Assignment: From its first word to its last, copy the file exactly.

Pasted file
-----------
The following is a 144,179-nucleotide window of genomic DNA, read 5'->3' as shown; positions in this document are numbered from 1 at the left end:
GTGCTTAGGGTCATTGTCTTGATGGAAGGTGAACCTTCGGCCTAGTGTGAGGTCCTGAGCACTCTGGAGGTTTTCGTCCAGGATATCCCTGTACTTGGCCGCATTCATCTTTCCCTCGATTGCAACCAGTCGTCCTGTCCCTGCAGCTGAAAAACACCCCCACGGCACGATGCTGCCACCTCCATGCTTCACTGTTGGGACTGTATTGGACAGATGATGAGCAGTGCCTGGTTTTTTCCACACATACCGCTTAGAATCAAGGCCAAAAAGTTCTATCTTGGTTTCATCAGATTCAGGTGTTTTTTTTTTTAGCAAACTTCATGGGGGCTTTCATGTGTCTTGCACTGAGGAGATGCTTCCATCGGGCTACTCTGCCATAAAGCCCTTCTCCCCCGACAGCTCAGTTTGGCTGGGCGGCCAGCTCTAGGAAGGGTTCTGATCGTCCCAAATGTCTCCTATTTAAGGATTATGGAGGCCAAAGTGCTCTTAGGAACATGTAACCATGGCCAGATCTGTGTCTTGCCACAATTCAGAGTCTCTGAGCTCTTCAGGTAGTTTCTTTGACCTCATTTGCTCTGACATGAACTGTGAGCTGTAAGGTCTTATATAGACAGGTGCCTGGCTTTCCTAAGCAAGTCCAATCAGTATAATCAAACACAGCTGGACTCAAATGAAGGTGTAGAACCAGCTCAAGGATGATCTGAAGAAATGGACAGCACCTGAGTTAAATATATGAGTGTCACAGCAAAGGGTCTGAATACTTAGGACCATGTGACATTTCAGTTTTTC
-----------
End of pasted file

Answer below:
The following is a 144,179-nucleotide window of genomic DNA, read 5'->3' as shown; positions in this document are numbered from 1 at the left end:
GTGCTTAGGGTCATTGTCTTGATGGAAGGTGAACCTTCGGCCTAGTGTGAGGTCCTGAGCACTCTGGAGGTTTTCGTCCAGGATATCCCTGTACTTGGCCGCATTCATCTTTCCCTCGATTGCAACCAGTCGTCCTGTCCCTGCAGCTGAAAAACACCCCCACGGCACGATGCTGCCACCTCCATGCTTCACTGTTGGGACTGTATTGGACAGATGATGAGCAGTGCCTGGTTTTTTCCACACATACCGCTTAGAATCAAGGCCAAAAAGTTCTATCTTGGTTTCATCAGATTCAGGTGTTTTTTTTTTTAGCAAACTTCATGGGGGCTTTCATGTGTCTTGCACTGAGGAGATGCTTCCATCGGGCTACTCTGCCATAAAGCCCTTCTCCCCCGACAGCTCAGTTTGGCTGGGCGGCCAGCTCTAGGAAGGGTTCTGATCGTCCCAAATGTCTCCTATTTAAGGATTATGGAGGCCAAAGTGCTCTTAGGAACATGTAACCATGGCCAGATCTGTGTCTTGCCACAATTCAGAGTCTCTGAGCTCTTCAGGTAGTTTCTTTGACCTCATTTGCTCTGACATGAACTGTGAGCTGTAAGGTCTTATATAGACAGGTGCCTGGCTTTCCTAAGCAAGTCCAATCAGTATAATCAAACACAGCTGGACTCAAATGAAGGTGTAGAACCAGCTCAAGGATGATCTGAAGAAATGGACAGCACCTGAGTTAAATATATGAGTGTCACAGCAAAGGGTCTGAATACTTAGGACCATGTGACATTTCAGTTTTTC